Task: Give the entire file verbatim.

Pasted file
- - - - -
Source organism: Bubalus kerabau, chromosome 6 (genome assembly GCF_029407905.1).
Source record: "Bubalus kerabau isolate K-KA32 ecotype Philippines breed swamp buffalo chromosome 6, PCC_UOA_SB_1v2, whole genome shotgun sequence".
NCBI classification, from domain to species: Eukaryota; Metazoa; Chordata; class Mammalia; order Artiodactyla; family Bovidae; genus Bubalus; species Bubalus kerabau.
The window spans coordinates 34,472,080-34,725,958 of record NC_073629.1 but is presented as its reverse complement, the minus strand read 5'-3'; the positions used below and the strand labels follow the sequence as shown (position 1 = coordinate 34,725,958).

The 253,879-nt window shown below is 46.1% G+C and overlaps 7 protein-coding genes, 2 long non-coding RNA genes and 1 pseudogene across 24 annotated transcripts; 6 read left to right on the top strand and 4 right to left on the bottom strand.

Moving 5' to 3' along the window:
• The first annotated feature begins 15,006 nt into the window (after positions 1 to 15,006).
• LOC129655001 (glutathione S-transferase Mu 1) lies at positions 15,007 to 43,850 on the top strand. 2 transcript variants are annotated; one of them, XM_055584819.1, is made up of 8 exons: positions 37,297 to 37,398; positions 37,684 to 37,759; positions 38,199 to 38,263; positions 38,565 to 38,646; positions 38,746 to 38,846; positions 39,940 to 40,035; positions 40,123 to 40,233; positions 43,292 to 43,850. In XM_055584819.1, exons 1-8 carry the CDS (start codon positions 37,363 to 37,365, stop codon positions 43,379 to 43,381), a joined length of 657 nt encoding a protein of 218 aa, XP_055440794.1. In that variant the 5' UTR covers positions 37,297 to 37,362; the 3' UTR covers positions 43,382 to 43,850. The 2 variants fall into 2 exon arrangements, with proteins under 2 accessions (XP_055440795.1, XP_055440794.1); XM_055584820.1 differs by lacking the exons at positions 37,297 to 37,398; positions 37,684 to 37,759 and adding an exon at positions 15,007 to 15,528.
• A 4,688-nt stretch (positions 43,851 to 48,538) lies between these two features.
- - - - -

Source organism: Bubalus kerabau, chromosome 6 (genome assembly GCF_029407905.1).
Source record: "Bubalus kerabau isolate K-KA32 ecotype Philippines breed swamp buffalo chromosome 6, PCC_UOA_SB_1v2, whole genome shotgun sequence".
NCBI classification, from domain to species: Eukaryota; Metazoa; Chordata; class Mammalia; order Artiodactyla; family Bovidae; genus Bubalus; species Bubalus kerabau.
The window spans coordinates 34,472,080-34,725,958 of record NC_073629.1 but is presented as its reverse complement, the minus strand read 5'-3'; the positions used below and the strand labels follow the sequence as shown (position 1 = coordinate 34,725,958).

The 253,879-nt window shown below is 46.1% G+C and overlaps 7 protein-coding genes, 2 long non-coding RNA genes and 1 pseudogene across 24 annotated transcripts; 6 read left to right on the top strand and 4 right to left on the bottom strand.

Moving 5' to 3' along the window:
• The first annotated feature begins 15,006 nt into the window (after positions 1 to 15,006).
• LOC129655001 (glutathione S-transferase Mu 1) lies at positions 15,007 to 43,850 on the top strand. 2 transcript variants are annotated; one of them, XM_055584819.1, is made up of 8 exons: positions 37,297 to 37,398; positions 37,684 to 37,759; positions 38,199 to 38,263; positions 38,565 to 38,646; positions 38,746 to 38,846; positions 39,940 to 40,035; positions 40,123 to 40,233; positions 43,292 to 43,850. In XM_055584819.1, exons 1-8 carry the CDS (start codon positions 37,363 to 37,365, stop codon positions 43,379 to 43,381), a joined length of 657 nt encoding a protein of 218 aa, XP_055440794.1. In that variant the 5' UTR covers positions 37,297 to 37,362; the 3' UTR covers positions 43,382 to 43,850. The 2 variants fall into 2 exon arrangements, with proteins under 2 accessions (XP_055440795.1, XP_055440794.1); XM_055584820.1 differs by lacking the exons at positions 37,297 to 37,398; positions 37,684 to 37,759 and adding an exon at positions 15,007 to 15,528.
• A 4,688-nt stretch (positions 43,851 to 48,538) lies between these two features.